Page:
President Duterte warned Commission on Audit (COA) Chairman Michael Aguinaldo that failure on his part to lead an audit of the Philippine Red Cross (PRC) would constitute a violation not only the Anti-Graft and Corrupt Practices Act, but of the Constitution itself.
This, after Duterte got wind of alleged “hesitancy” from Aguinaldo to carry out an audit of the international aid organization.
In his taped “Talk to the People” public briefing late Monday night, Sept. 20, the Chief Executive noted that he had already told the Office of the Solicitor General (OSG) to ask COA to conduct the audit on PRC’s finances.
The OSG basically acts as the “lawyer” of the Republic of the Philippines. The PRC is chaired by Senator Richard Gordon–Duterte’s nemesis as of late.
“Now..there seems to be a hesitancy? Parang nag-hesitate si (It seems like he is hesitating)…well, again, that is a mandate of the Constitution even,” Duterte, a lawyer, said.
“[If] you fail to do that, Mr. Chairman, sorry that’s a…above all others that you’ve failed to do, that is a violation of the anti-graft and corrupt practices law,” he said, referring to Republic Act (RA) No.3019.
“That is an omission, and that omission comes from the non-observance of a provision in the Constitution,” added Duterte.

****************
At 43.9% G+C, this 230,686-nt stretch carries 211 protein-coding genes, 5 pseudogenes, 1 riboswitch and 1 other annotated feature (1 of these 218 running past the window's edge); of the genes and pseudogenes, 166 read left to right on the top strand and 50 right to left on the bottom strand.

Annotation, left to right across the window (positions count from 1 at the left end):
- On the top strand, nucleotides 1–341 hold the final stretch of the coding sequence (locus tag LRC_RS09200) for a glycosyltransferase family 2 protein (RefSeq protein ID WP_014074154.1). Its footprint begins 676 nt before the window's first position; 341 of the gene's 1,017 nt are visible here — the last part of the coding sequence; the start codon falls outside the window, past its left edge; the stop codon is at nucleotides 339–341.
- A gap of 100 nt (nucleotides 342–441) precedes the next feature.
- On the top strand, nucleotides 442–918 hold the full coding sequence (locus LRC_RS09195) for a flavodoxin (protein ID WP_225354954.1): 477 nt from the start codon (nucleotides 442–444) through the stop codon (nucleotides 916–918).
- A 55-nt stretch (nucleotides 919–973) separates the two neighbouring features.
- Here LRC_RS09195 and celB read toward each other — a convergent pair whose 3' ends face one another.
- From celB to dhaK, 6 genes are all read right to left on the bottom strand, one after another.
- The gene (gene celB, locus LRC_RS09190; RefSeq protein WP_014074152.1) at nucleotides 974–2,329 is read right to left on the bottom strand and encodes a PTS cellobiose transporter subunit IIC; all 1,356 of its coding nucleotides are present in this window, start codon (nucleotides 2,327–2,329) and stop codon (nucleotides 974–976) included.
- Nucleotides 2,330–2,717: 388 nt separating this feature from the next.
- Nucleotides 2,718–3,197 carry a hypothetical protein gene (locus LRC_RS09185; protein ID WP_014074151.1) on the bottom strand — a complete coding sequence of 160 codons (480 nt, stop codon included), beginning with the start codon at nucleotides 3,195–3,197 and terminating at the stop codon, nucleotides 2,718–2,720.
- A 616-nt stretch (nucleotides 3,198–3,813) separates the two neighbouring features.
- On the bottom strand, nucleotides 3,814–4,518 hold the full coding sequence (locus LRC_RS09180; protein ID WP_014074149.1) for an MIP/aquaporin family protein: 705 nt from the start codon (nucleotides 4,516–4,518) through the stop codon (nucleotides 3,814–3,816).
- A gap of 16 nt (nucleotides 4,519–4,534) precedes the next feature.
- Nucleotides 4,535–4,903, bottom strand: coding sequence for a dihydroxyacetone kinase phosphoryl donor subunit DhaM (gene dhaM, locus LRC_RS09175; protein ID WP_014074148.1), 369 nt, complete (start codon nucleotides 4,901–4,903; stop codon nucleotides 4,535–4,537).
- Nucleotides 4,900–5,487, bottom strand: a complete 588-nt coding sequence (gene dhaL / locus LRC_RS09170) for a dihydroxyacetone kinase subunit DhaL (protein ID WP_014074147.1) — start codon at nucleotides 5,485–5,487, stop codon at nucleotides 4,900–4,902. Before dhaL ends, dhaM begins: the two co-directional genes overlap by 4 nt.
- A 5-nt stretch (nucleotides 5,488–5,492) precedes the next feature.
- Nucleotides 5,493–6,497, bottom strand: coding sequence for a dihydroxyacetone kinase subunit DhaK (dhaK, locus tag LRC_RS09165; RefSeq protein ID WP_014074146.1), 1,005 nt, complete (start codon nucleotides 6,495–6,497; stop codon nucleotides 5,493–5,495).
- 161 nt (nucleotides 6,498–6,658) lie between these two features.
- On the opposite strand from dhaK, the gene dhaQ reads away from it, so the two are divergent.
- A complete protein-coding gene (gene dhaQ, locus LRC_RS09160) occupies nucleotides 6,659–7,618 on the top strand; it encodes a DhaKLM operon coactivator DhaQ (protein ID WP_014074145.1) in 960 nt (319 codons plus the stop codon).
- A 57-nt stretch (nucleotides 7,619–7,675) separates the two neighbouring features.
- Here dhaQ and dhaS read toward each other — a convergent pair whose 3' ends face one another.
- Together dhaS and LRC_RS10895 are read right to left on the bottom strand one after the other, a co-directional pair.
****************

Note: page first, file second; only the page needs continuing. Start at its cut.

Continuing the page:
The provision in the 1987 Charter alluded to by the President was Article 9, which says that COA “shall have the power, authority and duty to examine, audit, and settle all accounts pertaining to the revenues and receipts and expenditures or uses of funds and property owned or held in trust by, pertaining to the government or any of its subdivisions, agencies, or instrumentality including government owned or controlled corporations with original charters on a post-audit basis”.
Duterte previously said that this mandate covers subsidy or equity directly or indirectly received from or through the government.
He had also claimed that PRC receives money from both the Philippine Charity Sweepstakes Office (PCSO) and the Philippine Amusement and Gaming Corporation (PAGCOR), thus making the private entity “auditable”.
Duterte earlier said this month that it would be a dereliction of duty on the part of Aguinaldo if COA doesn’t audit PRC. There has since been steady pressure from Malacañang for COA to perform such audit.